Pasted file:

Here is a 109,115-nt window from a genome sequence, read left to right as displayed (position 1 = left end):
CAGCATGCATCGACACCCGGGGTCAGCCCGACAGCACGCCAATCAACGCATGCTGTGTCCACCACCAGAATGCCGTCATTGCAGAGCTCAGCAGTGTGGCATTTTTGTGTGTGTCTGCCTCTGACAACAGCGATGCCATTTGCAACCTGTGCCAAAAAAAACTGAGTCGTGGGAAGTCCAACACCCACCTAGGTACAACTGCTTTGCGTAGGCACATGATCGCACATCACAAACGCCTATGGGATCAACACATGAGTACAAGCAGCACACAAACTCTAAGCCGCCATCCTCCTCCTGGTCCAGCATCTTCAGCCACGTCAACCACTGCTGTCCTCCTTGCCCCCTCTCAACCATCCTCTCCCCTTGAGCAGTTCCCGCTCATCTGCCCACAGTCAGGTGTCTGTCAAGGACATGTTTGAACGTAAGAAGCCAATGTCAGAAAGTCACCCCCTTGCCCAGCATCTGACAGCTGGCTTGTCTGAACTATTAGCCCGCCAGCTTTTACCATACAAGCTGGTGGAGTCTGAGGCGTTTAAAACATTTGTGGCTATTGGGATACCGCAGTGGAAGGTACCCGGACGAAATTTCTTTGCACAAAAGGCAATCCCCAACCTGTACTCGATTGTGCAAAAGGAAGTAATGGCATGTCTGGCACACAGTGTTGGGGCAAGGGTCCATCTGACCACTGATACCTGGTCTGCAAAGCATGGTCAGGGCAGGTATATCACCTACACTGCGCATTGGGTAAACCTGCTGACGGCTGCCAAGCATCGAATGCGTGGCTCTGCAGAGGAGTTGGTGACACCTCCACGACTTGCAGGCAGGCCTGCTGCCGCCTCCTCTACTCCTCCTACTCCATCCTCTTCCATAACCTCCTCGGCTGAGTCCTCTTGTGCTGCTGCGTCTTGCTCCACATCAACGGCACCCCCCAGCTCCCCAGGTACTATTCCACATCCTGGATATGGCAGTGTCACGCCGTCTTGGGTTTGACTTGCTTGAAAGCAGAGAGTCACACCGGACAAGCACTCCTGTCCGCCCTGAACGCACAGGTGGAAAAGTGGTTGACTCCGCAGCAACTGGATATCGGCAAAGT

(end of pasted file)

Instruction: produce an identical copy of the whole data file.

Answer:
Here is a 109,115-nt window from a genome sequence, read left to right as displayed (position 1 = left end):
CAGCATGCATCGACACCCGGGGTCAGCCCGACAGCACGCCAATCAACGCATGCTGTGTCCACCACCAGAATGCCGTCATTGCAGAGCTCAGCAGTGTGGCATTTTTGTGTGTGTCTGCCTCTGACAACAGCGATGCCATTTGCAACCTGTGCCAAAAAAAACTGAGTCGTGGGAAGTCCAACACCCACCTAGGTACAACTGCTTTGCGTAGGCACATGATCGCACATCACAAACGCCTATGGGATCAACACATGAGTACAAGCAGCACACAAACTCTAAGCCGCCATCCTCCTCCTGGTCCAGCATCTTCAGCCACGTCAACCACTGCTGTCCTCCTTGCCCCCTCTCAACCATCCTCTCCCCTTGAGCAGTTCCCGCTCATCTGCCCACAGTCAGGTGTCTGTCAAGGACATGTTTGAACGTAAGAAGCCAATGTCAGAAAGTCACCCCCTTGCCCAGCATCTGACAGCTGGCTTGTCTGAACTATTAGCCCGCCAGCTTTTACCATACAAGCTGGTGGAGTCTGAGGCGTTTAAAACATTTGTGGCTATTGGGATACCGCAGTGGAAGGTACCCGGACGAAATTTCTTTGCACAAAAGGCAATCCCCAACCTGTACTCGATTGTGCAAAAGGAAGTAATGGCATGTCTGGCACACAGTGTTGGGGCAAGGGTCCATCTGACCACTGATACCTGGTCTGCAAAGCATGGTCAGGGCAGGTATATCACCTACACTGCGCATTGGGTAAACCTGCTGACGGCTGCCAAGCATCGAATGCGTGGCTCTGCAGAGGAGTTGGTGACACCTCCACGACTTGCAGGCAGGCCTGCTGCCGCCTCCTCTACTCCTCCTACTCCATCCTCTTCCATAACCTCCTCGGCTGAGTCCTCTTGTGCTGCTGCGTCTTGCTCCACATCAACGGCACCCCCCAGCTCCCCAGGTACTATTCCACATCCTGGATATGGCAGTGTCACGCCGTCTTGGGTTTGACTTGCTTGAAAGCAGAGAGTCACACCGGACAAGCACTCCTGTCCGCCCTGAACGCACAGGTGGAAAAGTGGTTGACTCCGCAGCAACTGGATATCGGCAAAGT